Managing COPD Symptoms In Fall Weather

Managing the change of seasons is never easy with COPD because each season is as unique as your COPD is and brings its own surprises. Winter is cold and dry, spring is too wet, and summers with high humidity prevent me from going out, so I feel best in autumn.

Preparing for seasonal changes and COPD care

It won't be long now, and the seasonal changes will begin. There will be a crispness to the air as the temperatures drop.

For those of us with COPD, taking a deep breath can cause a bronchospasm that increases Understanding Mucus in Your Lungs, coughing, and shortness of breath.

It should be assumed that taking good care of all your normal issues like sleep, stress, diet, and nutrition, being active with exercise, and keeping your thoughts positive are essential. Remember that this is also vaccine season, so get your plan started and get the shots in the proper order.

COPD-friendly fall clothing choices

I love sweater weather and always treated myself to new fall sweaters. These days, wearing a sweater is too restrictive with my claustrophobia and advanced COPD, so I've moved to shawls and capes.

I love that capes are lighter and easier to carry but warm at the same time. On colder days, I can simply double up.

I always wear a neck warmer or a long scarf for wrapping when I need to protect myself from the cold air. Now I believe what my Granny told me about keeping my neck covered. If I am going to be in a crowd or in proximity to others, I always have a fresh surgical mask, and I am not shy about using it.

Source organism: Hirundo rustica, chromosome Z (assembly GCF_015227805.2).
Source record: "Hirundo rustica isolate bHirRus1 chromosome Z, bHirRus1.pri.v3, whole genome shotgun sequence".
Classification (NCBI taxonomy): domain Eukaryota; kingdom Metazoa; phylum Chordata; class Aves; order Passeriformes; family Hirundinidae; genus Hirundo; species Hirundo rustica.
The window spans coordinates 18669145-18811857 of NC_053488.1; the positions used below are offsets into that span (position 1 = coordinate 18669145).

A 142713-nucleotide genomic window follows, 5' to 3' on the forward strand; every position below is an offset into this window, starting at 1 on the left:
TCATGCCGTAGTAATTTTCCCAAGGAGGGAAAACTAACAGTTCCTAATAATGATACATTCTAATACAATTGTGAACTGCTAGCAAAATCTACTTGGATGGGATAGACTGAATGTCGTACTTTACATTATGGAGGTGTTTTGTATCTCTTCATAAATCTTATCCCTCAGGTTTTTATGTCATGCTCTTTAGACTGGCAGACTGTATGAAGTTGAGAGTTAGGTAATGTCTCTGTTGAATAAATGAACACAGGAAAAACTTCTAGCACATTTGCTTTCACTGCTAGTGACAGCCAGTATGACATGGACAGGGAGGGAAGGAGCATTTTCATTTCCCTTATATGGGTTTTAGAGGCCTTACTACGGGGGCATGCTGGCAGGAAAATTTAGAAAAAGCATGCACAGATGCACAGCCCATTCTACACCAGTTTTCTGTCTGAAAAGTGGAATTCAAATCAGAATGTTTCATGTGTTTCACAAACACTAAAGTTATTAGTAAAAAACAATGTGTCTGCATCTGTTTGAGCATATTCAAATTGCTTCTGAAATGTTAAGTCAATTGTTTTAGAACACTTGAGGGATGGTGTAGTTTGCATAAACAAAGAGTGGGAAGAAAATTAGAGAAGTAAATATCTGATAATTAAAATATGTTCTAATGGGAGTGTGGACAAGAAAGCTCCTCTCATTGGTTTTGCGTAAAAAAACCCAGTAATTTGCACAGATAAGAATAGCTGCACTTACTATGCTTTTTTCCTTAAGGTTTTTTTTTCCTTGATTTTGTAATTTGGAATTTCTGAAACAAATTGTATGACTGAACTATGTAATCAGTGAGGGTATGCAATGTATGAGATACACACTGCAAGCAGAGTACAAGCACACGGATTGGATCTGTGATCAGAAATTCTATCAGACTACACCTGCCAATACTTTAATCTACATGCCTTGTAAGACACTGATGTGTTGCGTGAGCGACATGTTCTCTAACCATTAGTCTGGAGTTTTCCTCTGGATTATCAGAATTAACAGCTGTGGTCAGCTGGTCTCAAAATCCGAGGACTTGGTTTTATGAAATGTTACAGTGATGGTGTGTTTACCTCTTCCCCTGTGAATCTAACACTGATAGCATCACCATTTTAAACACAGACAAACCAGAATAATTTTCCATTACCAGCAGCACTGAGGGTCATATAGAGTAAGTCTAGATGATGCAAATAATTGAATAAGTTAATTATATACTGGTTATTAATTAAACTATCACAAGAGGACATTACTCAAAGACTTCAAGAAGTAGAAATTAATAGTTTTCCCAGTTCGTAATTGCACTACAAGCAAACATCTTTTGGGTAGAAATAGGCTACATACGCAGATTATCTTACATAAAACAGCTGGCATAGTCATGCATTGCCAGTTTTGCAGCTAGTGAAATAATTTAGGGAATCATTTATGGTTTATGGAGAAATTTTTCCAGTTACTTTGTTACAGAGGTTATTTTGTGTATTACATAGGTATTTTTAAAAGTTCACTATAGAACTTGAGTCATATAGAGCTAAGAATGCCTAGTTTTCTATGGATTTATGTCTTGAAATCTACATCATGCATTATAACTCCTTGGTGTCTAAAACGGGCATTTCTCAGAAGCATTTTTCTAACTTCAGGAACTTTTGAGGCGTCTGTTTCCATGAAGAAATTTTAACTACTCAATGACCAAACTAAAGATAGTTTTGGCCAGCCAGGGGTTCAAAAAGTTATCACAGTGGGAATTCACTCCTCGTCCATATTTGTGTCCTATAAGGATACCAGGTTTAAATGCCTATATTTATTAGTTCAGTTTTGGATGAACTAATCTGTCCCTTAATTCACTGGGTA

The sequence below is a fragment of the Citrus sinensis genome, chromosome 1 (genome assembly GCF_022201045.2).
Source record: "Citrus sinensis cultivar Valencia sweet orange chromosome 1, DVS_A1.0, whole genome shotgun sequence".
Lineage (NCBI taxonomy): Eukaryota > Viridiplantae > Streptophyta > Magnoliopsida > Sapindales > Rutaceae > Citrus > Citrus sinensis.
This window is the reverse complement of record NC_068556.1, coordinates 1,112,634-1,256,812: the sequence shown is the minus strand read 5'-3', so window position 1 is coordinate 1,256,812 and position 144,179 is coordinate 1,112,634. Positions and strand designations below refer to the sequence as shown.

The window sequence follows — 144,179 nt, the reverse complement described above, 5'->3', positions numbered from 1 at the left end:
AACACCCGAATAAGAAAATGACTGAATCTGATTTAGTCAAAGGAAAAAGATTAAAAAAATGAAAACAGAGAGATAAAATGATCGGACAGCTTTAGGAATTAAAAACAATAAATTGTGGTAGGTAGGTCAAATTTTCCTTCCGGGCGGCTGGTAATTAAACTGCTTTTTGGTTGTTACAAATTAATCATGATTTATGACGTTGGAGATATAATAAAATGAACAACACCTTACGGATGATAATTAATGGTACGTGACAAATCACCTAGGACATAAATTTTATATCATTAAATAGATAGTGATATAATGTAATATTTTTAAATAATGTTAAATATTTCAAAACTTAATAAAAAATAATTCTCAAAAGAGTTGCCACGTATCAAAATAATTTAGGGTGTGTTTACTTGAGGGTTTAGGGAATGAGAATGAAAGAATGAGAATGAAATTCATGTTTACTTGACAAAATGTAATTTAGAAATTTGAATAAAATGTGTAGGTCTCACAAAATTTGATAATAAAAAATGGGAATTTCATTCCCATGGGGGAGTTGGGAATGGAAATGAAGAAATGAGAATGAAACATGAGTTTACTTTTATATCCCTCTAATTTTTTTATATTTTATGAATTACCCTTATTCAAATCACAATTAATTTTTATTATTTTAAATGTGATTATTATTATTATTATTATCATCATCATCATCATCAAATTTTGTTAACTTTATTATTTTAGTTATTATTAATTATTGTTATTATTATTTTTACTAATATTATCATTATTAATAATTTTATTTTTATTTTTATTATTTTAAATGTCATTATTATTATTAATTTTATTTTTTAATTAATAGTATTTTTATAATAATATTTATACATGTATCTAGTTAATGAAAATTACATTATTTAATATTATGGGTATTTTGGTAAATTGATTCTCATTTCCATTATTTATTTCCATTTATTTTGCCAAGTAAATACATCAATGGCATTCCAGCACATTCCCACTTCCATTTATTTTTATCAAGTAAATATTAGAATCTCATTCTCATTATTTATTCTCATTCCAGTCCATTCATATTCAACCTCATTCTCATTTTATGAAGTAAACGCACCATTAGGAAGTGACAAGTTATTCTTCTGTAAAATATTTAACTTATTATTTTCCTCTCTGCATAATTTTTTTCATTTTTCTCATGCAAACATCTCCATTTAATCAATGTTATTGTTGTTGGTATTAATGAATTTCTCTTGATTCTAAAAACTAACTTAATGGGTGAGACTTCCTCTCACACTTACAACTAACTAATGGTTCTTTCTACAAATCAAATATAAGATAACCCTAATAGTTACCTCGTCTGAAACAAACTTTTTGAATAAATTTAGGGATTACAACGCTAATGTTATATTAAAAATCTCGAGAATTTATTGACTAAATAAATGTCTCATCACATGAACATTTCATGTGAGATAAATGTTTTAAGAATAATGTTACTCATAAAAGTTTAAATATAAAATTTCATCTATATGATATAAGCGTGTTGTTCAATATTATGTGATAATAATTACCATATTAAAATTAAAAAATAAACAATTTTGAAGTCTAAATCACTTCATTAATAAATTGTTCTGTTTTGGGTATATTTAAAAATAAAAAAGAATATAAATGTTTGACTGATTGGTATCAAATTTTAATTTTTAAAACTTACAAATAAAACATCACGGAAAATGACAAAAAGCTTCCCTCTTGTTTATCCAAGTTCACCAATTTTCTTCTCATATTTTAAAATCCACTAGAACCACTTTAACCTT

Coping with cold weather

My cannulas are fully exposed to the outside temperatures, and since I am on oxygen all of the time, the temperature can get pretty low, and that oxygen goes straight into my lungs.

To alleviate the cold from the oxygen, my husband has covered my exposed cannulas with weather stripping. I'm not sure if this actually works and have certainly never tested to see if it does, but in my head, it works great; therefore, I use it all the time. Yes, people ask me about it all the time.

It's a tempting time to walk in nature, watching the changing color of the leaves, but it is not a good activity for those of us with COPD. Falling leaves get wet. They can promote a kind of mold on the bottom of the leaves, and breathing that in is not good.

Open campfires should also be avoided. This particular pollution can cause small fibers to enter the lungs and get into your bloodstream.

Take precautions if you are visiting fall fairs. It can be so much fun, but be aware of your surroundings.

Nurturing your mental health in the fall

On the subject of being aware, be aware that as days are getting shorter, a structured hobby helps us cope. Fall is a time of high depression incidents, so check your mental health often. Find ways to stay in touch with friends and family without physically visiting.

Enjoy the fall season. It is a beautiful time!

Editor’s Note: We are extremely saddened to say that on January 7th, 2024, Barbara Moore passed away. Barbara’s advocacy efforts and writing continue to reach many. She will be deeply missed.

By providing your email address, you are agreeing to our privacy policy.

This article represents the opinions, thoughts, and experiences of the author; none of this content has been paid for by any advertiser. The team does not recommend or endorse any products or treatments discussed herein. Learn more about how we maintain editorial integrity here.

Join the conversation

Please read our rules before commenting.